Learning to love the less.

As I continue along with building readership on my little blog I am struggling with what I’m sure a lot of newly minted authors go through: trying to find the theme I want to go with. What is at the heart of “my brand”? What is the specific focus of my subject matter? Yes, it is about personal finance, but within a smaller scope I had thought I wanted to write to younger women-educating them on financial mistakes to look out for in college-trying to teach about “financial prevention” so-to-speak.

The more I write and the more I read other bloggers in the pf community the more I mull over what it is I want to bring to the table. Do I want young women to be more aware of their finances even from the first time they leave home? Yes, but I feel like a lot of the pressure to spend and be financially wreckless rests on what we value as a culture. Advertising is geared towards your innermost insecurities as well as your strongest desires. The two are very often intertwined. I didn’t feel exceptionally empowered until I turned twenty-four and there are days I still struggle with it, some days I still feel clueless and eighteen. This is how I feel about most things, not just about money and finances.

I don’t think I’m alone in saying self esteem was a real issue for me for a lot of years of my young adult life, and of course it affected my finances because self esteem affects everything. I handled it in the wrong way because I believed if I bought more then somehow I’d magically be prettier or more glamorous, or that the heart of my problems would seem further away. The scariest part of all of it is that consumerism works, it does make you feel better in the moment and it can be the best of distractions and ocassionally a really fantastic motivator. It took me more years than I would care to admit to learn that my value as a person is not tied to my bank account, or even to my most favorite designer bag or pair of shoes. My worth does not lie in the fantastical tropic locale I spent my summer vacation in, or in the latest car model I drive.

Even into my mid twenties-I loved living in New York, but even there so much of the culture seemed caught up in labels;  what you were wearing,who you worked for or what glitzy event you were going to that weekend. I miss it sometimes, but a great part of coming home has been in learning to live with (and on) less. It’s no secret that any job I could hope to get here in the South would pay me between 30-40% of what I made last year in the city. It will be hard trying to change my lifestyle, but I think this is what I want the true focus of my blog to be–how to be happy and have a life based on true value instead over the monetary.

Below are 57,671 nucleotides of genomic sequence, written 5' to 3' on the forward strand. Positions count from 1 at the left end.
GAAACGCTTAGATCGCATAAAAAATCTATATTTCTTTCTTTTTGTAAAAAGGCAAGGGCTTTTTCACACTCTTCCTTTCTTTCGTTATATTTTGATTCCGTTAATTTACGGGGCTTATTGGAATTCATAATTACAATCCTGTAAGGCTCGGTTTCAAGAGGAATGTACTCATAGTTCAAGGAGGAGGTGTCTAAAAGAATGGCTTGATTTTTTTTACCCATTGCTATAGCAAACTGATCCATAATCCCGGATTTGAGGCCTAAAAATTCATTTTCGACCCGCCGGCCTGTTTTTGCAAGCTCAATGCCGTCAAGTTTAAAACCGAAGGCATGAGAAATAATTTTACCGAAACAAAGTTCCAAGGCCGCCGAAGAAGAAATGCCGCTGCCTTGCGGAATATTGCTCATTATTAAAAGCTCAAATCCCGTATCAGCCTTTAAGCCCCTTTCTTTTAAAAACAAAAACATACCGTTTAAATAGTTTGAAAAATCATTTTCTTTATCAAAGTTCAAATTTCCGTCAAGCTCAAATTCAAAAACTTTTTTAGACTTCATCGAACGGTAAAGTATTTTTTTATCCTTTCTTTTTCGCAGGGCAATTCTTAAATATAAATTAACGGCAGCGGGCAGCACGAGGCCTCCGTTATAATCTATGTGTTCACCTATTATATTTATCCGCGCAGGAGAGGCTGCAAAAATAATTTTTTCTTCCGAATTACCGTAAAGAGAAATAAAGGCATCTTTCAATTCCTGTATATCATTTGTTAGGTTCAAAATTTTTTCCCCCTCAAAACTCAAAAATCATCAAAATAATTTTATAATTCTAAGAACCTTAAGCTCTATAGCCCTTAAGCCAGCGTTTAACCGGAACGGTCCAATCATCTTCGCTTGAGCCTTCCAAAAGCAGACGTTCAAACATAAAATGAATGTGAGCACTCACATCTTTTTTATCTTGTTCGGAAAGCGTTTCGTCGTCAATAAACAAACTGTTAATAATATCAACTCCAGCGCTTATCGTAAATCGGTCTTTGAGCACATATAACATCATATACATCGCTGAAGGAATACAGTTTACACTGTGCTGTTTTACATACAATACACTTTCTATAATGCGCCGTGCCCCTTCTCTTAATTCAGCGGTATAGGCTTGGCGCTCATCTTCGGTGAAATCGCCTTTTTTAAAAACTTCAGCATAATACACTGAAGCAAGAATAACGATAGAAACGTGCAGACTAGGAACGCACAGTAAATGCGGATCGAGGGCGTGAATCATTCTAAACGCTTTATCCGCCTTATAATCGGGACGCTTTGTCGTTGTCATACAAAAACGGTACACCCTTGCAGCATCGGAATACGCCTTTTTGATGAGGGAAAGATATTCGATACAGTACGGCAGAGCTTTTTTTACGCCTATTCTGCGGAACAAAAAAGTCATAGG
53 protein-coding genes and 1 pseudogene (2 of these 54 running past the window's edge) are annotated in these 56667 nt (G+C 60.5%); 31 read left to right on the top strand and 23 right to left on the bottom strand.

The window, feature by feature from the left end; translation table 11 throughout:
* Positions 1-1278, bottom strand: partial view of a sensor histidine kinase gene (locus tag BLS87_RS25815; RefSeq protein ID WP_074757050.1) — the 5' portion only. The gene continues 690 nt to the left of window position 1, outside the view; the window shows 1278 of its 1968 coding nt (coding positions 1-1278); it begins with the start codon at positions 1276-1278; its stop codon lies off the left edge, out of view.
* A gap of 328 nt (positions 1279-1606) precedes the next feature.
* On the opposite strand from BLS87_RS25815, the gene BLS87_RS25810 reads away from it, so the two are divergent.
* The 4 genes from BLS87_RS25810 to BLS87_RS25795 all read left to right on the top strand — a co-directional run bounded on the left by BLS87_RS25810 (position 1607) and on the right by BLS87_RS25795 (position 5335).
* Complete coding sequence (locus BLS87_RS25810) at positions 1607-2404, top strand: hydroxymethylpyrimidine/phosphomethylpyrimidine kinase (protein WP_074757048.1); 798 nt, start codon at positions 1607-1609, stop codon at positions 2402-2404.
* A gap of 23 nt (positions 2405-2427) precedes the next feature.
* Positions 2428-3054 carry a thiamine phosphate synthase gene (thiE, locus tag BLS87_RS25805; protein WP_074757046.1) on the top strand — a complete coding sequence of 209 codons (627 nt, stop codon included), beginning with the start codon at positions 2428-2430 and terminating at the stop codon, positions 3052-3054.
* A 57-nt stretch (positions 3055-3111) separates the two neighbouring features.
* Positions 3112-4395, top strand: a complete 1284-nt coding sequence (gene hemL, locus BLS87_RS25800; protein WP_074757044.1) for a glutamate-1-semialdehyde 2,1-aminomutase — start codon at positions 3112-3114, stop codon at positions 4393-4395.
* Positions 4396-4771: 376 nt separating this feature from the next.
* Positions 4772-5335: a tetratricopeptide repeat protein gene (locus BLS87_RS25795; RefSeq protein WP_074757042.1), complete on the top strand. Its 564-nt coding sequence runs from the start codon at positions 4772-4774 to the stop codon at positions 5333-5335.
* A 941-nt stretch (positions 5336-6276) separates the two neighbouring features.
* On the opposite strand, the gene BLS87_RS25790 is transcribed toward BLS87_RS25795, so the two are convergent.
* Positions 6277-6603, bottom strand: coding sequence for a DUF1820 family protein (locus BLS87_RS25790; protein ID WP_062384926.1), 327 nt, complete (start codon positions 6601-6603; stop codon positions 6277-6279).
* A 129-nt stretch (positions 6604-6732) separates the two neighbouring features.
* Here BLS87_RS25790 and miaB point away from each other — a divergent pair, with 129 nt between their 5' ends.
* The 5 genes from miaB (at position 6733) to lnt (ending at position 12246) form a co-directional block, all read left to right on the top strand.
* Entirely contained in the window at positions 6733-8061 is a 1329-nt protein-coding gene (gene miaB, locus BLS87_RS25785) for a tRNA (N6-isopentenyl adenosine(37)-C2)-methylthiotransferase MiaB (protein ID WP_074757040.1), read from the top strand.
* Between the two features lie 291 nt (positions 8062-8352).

I was driving down a deserted country back road yesterday-in a truck no less. I am already cringing as I write this, giving friends ammunition towards southern cliches and stereotypes but nevertheless, the sun was amazingly bright and I had my shoes off feeling the thrum of the engine against my bare feet on the pedal. I started humming to myself, which I only really do when I am happy. I was on my way home to see my parents and give my pup a squeez, a text message from my super-sweet boyfriend on my phone-even though I’m “funemployed” I have a lot to be thankful for.

I’m happy! I thought, so excited at this revelation.

Even more surprising was how little it took to make me feel that way-just an old truck, some bare feet and a deserted back road.

I think I’m off to a pretty great start in learning how to love “the less” of life.

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5 thoughts on “Learning to love the less.

  1. It was similar for me. When I lived in the city I contemplated the right restaurants, clothes, even what neighborhood I lived in. Now that I’ve moved to the country (and also the south!) there’s much less of that. Give me a tee-shirt and shorts. Great contemplative read. Thanks!

  2. I couldn’t agree with you more. I am living in the city (Los Angeles) but I know for sure I would be just as happy (if not happier!) if I lived in the sticks/semi-sticks. I’m from Maine originally and when I go back I think about how life would have been different. I wouldn’t have accumulated so much debt for one, but I wouldn’t have gotten a degree from one of the best schools in the country. I would, however, be happier at the end of the day instead of frustrated by commuting… I’m trying to go back to living/loving the less but I’m wrapped up with jobs trying to pay down debt first. Ahh

    I feel like women definitely get caught up with consumerism and looking the part of where you live…and it’s hard to go back to the basics. I can definitely imagine how moving has helped you.

    On a side note, I fear that the people we want to target won’t be reading this. In other words, would I have read this blog 6 years ago? Unfortunately, I was totally focused in the other direction. Maybe we have to hit bottom first 😦

    • I agree and its a big worry of mine. People only change when they WANT to–but at the same time I want to surprise myself and inspire others…showing them its ok to be happy with what you have. Thanks for commenting!!

  3. Sounds great! I lived in a small town growing up, and it’s just not for me. I like the city life. Although I live in a more affordable city, Dallas, than LA or NYC. Technically, I live in the suburbs. It’s more expensive but I earn more too. My friends, hubby, career is here for now. I am happy. My family is farther away, which sucks sometimes but sometimes not. I am pretty independent and don’t mind being away.

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